PITTSBURGH (AP)—The young Penguins have been through everything the playoffs can offer over the past three years, but the relatively benign scenario they face in Game 5 against the Ottawa Senators is perhaps the one they’ve been least adept at handling.
In advancing to the Stanley Cup finals each of the past two years, defending champion Pittsburgh twice came back to win series after losing the first two games. It also won Game 7 twice on the road and was 4-1 when facing elimination.
But the Penguins have lost four of six times since 2008 in their first opportunity to end a series in a game they do not face elimination themselves— and that’s what they face Thursday.
Pittsburgh leads the series 3-1 after winning three straight, including two in Ottawa.
“Any time you have a chance to beat a team you want to do it,” Penguins center Max Talbot(notes) aid. “Yes, we failed to do that last year. This year is obviously a new year. You learn from it. That is the good thing about the experience we have gained in the last couple years where we have been playing a lot of playoff games.
“If it was our first year then we might feel overconfident here wanting to end their season,” he added, “but we know they are going to come to play. We have learned from it. We can definitely say that we will be at our best and be ready to win this.”
Facing a similar situation in the first round against Philadelphia last season, the Penguins played one of their worst games of their postseason in a 3-0 loss at home in Game 5.
In this season’s first round, the Penguins have seemingly gotten better as the series has progressed. They took a 4-0 lead about 6 minutes into the second period of Game 4 on Tuesday and went on to a 7-4 victory, having outscored Ottawa 13-7 since losing 5-4 in Game 1.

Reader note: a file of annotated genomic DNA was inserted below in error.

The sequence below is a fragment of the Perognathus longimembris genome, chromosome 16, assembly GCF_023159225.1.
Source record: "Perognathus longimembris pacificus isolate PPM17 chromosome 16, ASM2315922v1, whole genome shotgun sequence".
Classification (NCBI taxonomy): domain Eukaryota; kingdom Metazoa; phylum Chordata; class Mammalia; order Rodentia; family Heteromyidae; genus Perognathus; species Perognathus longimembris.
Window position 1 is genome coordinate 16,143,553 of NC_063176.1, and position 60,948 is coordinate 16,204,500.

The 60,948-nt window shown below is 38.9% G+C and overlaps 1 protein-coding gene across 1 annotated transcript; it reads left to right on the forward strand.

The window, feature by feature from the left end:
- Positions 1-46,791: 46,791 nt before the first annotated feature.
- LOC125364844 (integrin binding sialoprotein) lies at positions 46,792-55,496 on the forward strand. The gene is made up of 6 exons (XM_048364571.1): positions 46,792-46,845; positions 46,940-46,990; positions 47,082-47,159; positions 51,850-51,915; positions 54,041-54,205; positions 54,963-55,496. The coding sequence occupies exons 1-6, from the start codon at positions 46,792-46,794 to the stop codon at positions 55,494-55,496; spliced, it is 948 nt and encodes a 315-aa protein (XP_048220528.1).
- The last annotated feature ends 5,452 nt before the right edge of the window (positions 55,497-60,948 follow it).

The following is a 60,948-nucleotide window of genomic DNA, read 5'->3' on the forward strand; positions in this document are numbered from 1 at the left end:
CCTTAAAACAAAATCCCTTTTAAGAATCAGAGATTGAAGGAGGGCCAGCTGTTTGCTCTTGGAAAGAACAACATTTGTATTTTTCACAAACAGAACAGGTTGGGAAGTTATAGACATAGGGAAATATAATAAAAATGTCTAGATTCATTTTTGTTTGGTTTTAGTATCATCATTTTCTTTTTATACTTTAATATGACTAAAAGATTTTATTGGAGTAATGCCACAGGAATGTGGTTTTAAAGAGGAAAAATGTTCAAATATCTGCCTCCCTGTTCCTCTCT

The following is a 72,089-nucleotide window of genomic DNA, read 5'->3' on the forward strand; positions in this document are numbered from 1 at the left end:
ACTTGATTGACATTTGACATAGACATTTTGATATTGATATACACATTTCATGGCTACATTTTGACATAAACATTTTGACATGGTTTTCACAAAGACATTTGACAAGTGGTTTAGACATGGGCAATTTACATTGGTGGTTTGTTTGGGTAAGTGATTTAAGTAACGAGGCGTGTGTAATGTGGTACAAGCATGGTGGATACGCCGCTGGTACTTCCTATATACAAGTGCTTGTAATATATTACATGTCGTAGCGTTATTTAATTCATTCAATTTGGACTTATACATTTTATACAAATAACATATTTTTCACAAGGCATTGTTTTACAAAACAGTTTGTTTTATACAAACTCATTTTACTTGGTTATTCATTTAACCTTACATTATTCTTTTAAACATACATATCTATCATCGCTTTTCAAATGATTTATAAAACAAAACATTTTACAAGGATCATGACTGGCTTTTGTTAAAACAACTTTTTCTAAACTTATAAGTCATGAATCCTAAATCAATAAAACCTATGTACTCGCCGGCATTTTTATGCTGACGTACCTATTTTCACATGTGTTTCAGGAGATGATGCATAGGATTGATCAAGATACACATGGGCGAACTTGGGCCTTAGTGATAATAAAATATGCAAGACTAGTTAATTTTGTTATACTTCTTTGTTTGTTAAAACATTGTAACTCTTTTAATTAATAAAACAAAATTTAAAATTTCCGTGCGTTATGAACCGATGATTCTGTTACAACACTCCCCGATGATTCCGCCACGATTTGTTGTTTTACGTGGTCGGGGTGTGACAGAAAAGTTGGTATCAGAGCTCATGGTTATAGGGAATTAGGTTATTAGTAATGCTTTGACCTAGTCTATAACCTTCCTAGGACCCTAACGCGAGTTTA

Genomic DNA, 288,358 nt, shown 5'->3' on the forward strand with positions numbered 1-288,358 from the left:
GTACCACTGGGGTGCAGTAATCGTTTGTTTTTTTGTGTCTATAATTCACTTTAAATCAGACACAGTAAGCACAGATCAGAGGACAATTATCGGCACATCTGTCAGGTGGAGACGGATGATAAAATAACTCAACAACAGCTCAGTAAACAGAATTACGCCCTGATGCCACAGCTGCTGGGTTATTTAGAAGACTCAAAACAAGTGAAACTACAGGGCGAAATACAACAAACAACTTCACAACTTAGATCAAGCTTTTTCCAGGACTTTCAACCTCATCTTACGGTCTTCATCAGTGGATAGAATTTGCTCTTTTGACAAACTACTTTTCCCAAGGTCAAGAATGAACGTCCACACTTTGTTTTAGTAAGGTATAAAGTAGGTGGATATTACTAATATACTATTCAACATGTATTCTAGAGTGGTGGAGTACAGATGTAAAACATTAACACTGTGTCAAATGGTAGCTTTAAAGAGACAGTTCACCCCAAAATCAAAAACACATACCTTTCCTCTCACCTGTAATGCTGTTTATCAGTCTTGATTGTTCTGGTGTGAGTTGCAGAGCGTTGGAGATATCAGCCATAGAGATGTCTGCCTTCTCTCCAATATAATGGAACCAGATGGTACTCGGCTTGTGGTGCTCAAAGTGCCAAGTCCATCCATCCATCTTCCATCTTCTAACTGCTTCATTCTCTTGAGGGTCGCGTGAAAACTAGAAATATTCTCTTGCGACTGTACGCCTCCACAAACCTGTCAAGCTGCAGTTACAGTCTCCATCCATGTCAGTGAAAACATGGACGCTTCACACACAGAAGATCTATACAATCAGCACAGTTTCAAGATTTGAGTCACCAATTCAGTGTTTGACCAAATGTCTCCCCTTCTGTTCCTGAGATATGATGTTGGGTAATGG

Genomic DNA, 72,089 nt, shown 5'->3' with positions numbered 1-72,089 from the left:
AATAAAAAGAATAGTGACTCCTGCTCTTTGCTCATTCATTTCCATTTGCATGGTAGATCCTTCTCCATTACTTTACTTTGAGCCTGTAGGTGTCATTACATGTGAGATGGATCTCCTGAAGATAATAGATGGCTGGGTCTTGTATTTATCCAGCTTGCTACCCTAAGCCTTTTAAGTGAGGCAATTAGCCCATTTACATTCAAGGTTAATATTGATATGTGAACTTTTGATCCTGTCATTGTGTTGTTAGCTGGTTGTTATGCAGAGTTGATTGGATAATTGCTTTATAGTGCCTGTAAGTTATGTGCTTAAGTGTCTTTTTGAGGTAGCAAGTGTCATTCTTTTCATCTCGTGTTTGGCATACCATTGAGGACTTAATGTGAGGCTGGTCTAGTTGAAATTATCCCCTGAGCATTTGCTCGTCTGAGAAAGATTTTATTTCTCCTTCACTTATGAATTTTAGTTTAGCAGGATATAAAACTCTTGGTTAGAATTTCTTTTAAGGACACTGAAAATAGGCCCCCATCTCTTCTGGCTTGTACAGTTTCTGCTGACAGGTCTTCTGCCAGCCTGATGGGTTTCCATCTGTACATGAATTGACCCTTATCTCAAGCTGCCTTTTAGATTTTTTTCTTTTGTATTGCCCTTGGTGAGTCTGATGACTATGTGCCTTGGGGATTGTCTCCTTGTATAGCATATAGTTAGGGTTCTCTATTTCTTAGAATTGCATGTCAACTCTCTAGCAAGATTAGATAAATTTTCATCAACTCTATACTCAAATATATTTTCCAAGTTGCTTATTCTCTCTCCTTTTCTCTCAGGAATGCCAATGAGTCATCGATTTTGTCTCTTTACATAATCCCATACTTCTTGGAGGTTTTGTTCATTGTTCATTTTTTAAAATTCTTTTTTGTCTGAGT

“Playoff series are all about getting four wins and trying to get there as quickly as you possibly can,” Penguins coach Dan Bylsma said. “They are playing very hard. They are coming at us physically, and it has been demanding that way. We are going to expect more of that. We still think that we can play better. There are areas of our game that we are talking about where we can get better, and we want to make sure that we are doing that.”
The Senators have seen things deteriorate markedly since winning Game 1 and taking an early lead in Game 2—that game tied with 5 minutes left until Sidney Crosby(notes) set up Kris Letang(notes) for the winner.
Crosby by far leads the Stanley Cup playoffs with 11 points.
“We’ve got to put a little more pressure on him,” Senators coach Cory Clouston said.
Crosby hasn’t been the only source of Pittsburgh offense, though. The Penguins lead the playoffs with 4.25 goals per game.
Slowing down that attack is the only way Ottawa can come back to win a series from a 3-1 deficit for the first time in franchise history.
Conventional hockey wisdom dictates the Senators would be best served by a goalie “stealing” a game for them if they are to win three consecutive. But there’s question even as to whom will start Game 5 after Brian Elliott(notes) was pulled in favor of Pascal Leclaire(notes) in Game 4.
“We played some good games in Pittsburgh, two really good games, I thought,” Alfredsson said. “We played OK in Game 3, not great, and in Game 4 we weren’t good at all.”
NOTES: Bylsma updated the status on two injured Penguins: RW Tyler Kennedy(notes), who left early in Game 3 after a hit by Andy Sutton(notes), has a lower body injury and is “day-to-day.” D Jordan Leopold(notes), the recipient of a hit to the head from Sutton during the first period of Game 2, is “progressing and doing well” but still referred to as day-to-day. LW Ruslan Fedotenko(notes) would take Kennedy’s spot in the lineup.